Artistic expression is the driving force behind all books at Tra Publishing—a children’s press based in Miami, Fla. Named after the word “art” spelled in reverse, Tra was founded in 2016 by Swiss-born graphic designer Ilona Oppenheim, who is passionate about producing compelling artwork and bringing positive messages to children.

“Tra Publishing aims to inspire creativity, awareness, and wonder through visually stunning books,” Oppenheim says. “All Tra children’s books are meant to raise awareness of the world around them, encourage creative thinking, and awaken curiosity.”

In addition to seeking talented writers and illustrators from all over the world, Tra has a razor-sharp focus on graphic design and invests heavily in production values. “We place a particular emphasis on the physical components of the bookmaking process,” Oppenheim says. This includes everything from layout, font, format, and paper choices to spine and cover designs. Illustrations and graphics work in tandem to go beyond what the words in each book say. Innovative and interactive elements within Tra’s titles—such as transparent pages, foldouts, flaps, stickers, and craft supplies—demonstrate the company’s commitment to different modes of artistic expression. Through this collaborative approach to publishing, Tra is able to create unique and dynamic titles.

When it comes to the kind of content Tra publishes, Oppenheim believes that introducing social and environmental issues to children is the key to not only enriching young readers’ lives but also building a better world. “Making children aware of the world around them is the first step in awakening an appreciation of things and inspiring agency,” she says.

Tra’s debut children’s book, And the People Stayed Home by Kitty O’Meara, is based on a viral poem written during the Covid-19 pandemic. Released in fall 2020, the book encourages hope and positivity, despite the devastating events of the pandemic. And the People Stayed Home went on to be named a 2021 FAPA President's Book Awards Silver Medalist and Smithsonian magazine chose the book as one of 2020’s Top Ten Children’s Books. O’Meara has since written a response to the war in Ukraine with The Rare, Tiny Flower, published in spring 2022. And in fall 2023, Tra will publish O’Meara’s Oliver and the Night Giants, which follows a budding young artist who faces bullying.

“Think Where the Wild Things Are meets The BFG,” Oppenheim says of Oliver and the Night Giants. “An homage to the power of the imagination and the significance of valuing one’s dreams, Oliver and the Night Giants goes back to Tra’s core mission of raising children’s awareness [and] encouraging creative thinking.”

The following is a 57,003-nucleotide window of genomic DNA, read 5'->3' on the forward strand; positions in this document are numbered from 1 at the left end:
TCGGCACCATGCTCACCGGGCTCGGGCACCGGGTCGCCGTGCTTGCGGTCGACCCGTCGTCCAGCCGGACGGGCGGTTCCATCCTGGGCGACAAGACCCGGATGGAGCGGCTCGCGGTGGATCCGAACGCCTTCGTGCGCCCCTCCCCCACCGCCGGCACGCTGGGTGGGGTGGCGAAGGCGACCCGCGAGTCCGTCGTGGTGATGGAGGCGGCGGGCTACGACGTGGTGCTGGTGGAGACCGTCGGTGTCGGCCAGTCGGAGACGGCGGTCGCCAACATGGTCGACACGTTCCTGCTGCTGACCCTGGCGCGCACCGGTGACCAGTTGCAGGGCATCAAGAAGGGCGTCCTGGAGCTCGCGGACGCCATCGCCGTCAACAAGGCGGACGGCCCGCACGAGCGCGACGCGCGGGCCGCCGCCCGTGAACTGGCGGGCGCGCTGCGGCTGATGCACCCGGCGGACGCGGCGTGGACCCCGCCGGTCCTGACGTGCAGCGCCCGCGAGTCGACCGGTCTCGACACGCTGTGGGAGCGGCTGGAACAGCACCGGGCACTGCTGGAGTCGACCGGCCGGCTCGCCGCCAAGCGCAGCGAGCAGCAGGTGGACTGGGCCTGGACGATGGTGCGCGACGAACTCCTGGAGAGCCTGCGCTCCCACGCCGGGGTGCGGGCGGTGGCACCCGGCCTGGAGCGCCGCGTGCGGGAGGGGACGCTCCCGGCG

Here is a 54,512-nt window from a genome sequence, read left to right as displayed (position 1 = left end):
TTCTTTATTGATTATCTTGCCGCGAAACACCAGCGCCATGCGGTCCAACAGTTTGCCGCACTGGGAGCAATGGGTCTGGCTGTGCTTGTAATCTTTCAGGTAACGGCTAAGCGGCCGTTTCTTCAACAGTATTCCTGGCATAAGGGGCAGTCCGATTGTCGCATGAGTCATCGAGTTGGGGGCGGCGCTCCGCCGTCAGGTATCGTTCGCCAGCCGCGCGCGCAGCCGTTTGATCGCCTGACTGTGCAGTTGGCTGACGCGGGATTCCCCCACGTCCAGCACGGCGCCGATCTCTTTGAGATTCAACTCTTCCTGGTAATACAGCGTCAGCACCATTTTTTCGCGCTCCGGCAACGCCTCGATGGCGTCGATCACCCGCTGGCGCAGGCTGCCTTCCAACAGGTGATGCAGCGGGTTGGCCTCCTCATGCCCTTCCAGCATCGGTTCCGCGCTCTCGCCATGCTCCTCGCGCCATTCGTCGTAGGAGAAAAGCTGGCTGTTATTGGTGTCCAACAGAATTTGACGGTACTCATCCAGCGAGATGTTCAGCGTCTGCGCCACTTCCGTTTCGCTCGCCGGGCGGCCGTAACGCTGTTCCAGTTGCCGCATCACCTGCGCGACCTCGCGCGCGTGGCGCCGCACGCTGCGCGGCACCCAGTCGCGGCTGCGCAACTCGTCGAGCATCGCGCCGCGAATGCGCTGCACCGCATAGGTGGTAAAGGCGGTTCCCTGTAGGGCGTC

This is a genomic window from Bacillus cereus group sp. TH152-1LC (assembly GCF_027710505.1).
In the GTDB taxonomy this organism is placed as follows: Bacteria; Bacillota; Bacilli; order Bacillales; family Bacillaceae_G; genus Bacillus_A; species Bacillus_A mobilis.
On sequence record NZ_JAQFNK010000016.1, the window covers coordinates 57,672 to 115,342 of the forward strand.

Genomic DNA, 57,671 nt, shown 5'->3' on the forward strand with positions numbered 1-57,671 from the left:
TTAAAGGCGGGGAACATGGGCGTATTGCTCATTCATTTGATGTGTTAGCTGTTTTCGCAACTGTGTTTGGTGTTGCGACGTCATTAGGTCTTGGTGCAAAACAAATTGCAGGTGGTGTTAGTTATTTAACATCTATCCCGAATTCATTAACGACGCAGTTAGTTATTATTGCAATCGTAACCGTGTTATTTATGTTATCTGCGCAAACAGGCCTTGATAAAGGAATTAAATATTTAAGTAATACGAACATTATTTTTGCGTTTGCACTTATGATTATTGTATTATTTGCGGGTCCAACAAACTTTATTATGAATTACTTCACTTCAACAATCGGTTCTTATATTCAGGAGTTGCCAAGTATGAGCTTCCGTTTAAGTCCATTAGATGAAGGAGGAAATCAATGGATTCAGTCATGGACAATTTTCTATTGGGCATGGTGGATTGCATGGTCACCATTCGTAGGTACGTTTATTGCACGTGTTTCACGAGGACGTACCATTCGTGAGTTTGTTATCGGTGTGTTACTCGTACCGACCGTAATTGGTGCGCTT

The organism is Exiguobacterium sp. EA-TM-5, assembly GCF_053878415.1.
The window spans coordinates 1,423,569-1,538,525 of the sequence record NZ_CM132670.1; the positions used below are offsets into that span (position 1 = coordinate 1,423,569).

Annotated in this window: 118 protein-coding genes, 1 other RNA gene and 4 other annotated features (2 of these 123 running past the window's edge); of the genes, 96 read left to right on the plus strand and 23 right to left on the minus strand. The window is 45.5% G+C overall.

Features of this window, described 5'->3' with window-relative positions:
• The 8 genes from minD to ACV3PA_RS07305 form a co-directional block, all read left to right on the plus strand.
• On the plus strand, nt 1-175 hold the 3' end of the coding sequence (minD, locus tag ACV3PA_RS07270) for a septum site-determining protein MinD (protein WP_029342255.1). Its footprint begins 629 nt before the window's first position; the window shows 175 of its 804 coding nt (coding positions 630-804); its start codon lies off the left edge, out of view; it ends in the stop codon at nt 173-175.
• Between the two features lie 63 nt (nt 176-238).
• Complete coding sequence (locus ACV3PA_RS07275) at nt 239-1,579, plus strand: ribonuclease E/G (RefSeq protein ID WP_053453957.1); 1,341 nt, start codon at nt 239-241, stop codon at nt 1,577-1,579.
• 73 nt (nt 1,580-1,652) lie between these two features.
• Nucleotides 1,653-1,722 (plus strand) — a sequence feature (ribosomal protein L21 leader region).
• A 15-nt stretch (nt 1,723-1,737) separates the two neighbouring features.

Just released earlier this fall, Octopuses Have Zero Bones by Anne Richardson is a counting book that “encourages young readers to fall in love with numbers and the world around them,” Oppenheim says. “The way Anne looks at the world is what got us most excited about the project—she instills and awakens curiosity and inspires an imaginative view of the world. With all the little wonders you learn throughout the book, it’s difficult not to get excited.”

Snow Is Not White, Richardson’s follow-up to Octopuses Have Zero Bones, is slated for publication in fall 2023. It will incorporate physical elements for interactive read-alongs like eclipse glasses, diffraction gratings, and colored overlays. “Like numbers, we come across colors every single day,” Oppenheim says. “But while Octopuses Have Zero Bones asks us to perceive numbers all around us, Snow Is Not White asks us to rethink our perceptions of the world.”

Tra is also planning the releases of I Want to Be a River by Cécile Elma Roger, which centers on water conservation and pollution, in spring 2023, as well as a fall 2024 title by National Geographic filmmaker Pete McBride that addresses noise pollution.

“We will continue spotlighting topical issues,” Oppenheim says. “When children understand what is happening in the world, they start to ask questions and become curious, gaining the confidence to contribute their thoughts.”

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